"Expectations are high," Stanford coach Bret Simon said. "Maturity and comfort level are just as important as having the team skills. Two years ago we lost a lot of one-goal games. Last year we won a lot of one-goal games. We've talked a lot about understanding, and displaying, maturity."
This year Pac-10 coaches voted Stanford (4-4-2, 12-6-2 last season) to finish second in conference play, which would be a step up from last year's third-place finish.
Senior midfielder Bobby Warshaw, who led the team with six goals, four of them game winners, and 13 points last year, will likely be the face of Stanford men's soccer this year. He's on the watch list for the Hermann Trophy and the Lowe's Senior Class award for his sport.
"I'm just the team representative for the team doing well," he said. "I'm not on the billboard unless the team does well."
The reference is to the billboard which looms over on the El Camino Real from the intersection of Galvez and the Embarcadero, which promotes most of Stanford's fall sports.
He's the first to explain, however, that individual awards are a result of good team results and that nothing happens on a soccer field without your teammates.
"We sat in a room together on the first night we were here," Warsaw said. "We talked about team goals and winning the championship. That was the last time we'll discuss it. From day one it's about working hard and taking responsibility."
Warsaw had a whirlwind summer, training with a pair of MSL teams and with a professional team in Norway. He's not the only one who took it upon themselves to continue developing skills at a high level. Senior forward Daniel Leon, for example, took training from an English Premiere League team.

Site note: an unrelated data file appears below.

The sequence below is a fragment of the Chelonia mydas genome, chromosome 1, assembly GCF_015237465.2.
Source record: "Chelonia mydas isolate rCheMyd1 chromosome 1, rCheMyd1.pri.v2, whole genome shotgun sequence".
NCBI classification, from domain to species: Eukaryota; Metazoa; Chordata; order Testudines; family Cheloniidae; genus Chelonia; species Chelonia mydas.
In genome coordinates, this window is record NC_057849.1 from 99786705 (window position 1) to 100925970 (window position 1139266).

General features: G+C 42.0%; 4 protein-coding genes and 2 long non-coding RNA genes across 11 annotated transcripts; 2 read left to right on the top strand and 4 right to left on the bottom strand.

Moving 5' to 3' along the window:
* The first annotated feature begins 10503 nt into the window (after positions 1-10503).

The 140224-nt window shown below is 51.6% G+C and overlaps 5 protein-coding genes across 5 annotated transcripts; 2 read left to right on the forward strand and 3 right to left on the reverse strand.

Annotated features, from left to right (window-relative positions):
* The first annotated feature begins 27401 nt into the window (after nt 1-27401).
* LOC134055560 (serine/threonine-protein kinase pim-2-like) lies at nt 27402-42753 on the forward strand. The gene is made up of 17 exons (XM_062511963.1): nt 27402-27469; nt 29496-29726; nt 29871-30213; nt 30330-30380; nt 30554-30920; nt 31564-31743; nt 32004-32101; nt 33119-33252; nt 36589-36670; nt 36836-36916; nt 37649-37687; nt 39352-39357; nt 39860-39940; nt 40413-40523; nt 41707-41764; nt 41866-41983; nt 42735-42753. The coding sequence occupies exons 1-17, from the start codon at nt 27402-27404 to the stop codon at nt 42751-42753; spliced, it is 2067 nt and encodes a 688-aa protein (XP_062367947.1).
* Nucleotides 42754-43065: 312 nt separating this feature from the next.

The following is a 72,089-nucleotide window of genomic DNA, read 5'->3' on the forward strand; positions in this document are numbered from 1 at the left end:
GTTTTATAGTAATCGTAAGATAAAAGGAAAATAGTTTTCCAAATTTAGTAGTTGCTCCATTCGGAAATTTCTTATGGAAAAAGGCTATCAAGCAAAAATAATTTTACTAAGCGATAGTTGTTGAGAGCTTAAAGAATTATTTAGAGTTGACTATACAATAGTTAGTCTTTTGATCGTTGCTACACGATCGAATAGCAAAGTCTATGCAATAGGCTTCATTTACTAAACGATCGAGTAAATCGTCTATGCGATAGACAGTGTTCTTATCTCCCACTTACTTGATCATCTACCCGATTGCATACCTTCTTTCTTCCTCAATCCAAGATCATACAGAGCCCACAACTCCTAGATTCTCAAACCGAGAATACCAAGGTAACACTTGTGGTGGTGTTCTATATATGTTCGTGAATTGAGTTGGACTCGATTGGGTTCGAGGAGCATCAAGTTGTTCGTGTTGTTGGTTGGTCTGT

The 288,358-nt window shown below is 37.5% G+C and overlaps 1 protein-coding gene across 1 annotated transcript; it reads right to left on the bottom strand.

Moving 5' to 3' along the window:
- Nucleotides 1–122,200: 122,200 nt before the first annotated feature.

The Cardinal qualified for its first NCAA tournament in eight years last season, reaching the quarterfinals before falling to top-ranked Akron.
"Last year we put in the work and reached the Sweet Sixteen," Warsaw said. "Now we've got to put in the work that will take us to the Final Four. We have to raise the bar. The biggest thing wasn't talent, it was the preparation. You put in the hard work Monday through Thursday. Maybe in previous years we didn't train like we should have."
With nine of its top 10 scorers back from last year, including Warsaw, Leon and seniors Dominique Yahyavi, Cameron Lamming and Ryan Thomas, creating offensive opportunities should be just fine.
In fact the Cardinal returns plenty of depth at just about every position, including fifth-year senior midfielder Thiago Sa Freire, who was granted a medical exception, and senior Shaun Culver, who will shore up the defense.
The one problem area could be at goalkeeper, where Simon will have to replace four-year starter John Moore.
The good news is there are four quality candidates. Unfortunately none of them have had any experience.
"We've been spoiled," Simon said. "We had a guy who was good for a lot of years. It's early in the process but so far I've seen improvement from all four guys."
The competition is between redshirt freshmen Jason Dodson and Galen Perkins and true freshmen Prescott Langholz and Drew Hutchins.
Their first opportunity comes Sunday when Stanford hosts Sonoma State in an exhibition match at 2 p.m.
Meanwhile, junior midfielders Garrett Gunther, Adoni Levine, Taylor Amman, Alexander Binnie and Clayton Holz give Stanford experience in the middle of the field. Other juniors include defender Tommy Ryan, forward Cullen Wilson, and defender Ben Grafentin.
Sophomore forward Adam Jahn was one of the top freshmen in the country last year. Of his team-high 44 shots, an incredible 23 were on goal. He's joined by sophomore Hunter Groskie. They both started all 20 matches for the Cardinal last year, with Warsaw and Thomas.
Sophomore Eric Anderson appeared in 15 games last season, while fellow sophomore Dersu Abolfathi started three and played in all 20.
The freshmen class includes Matt Taylor, whose older sister plays for the women's team, Adrian Berg, JJ Koval, Jack Ryan, Bobby Edwaqrds, Austin Meyer, Tyler Conklin and Simon Basilico.
Stanford opens the regular season at Vermont on Sept. 1.
This story contains 770 words.
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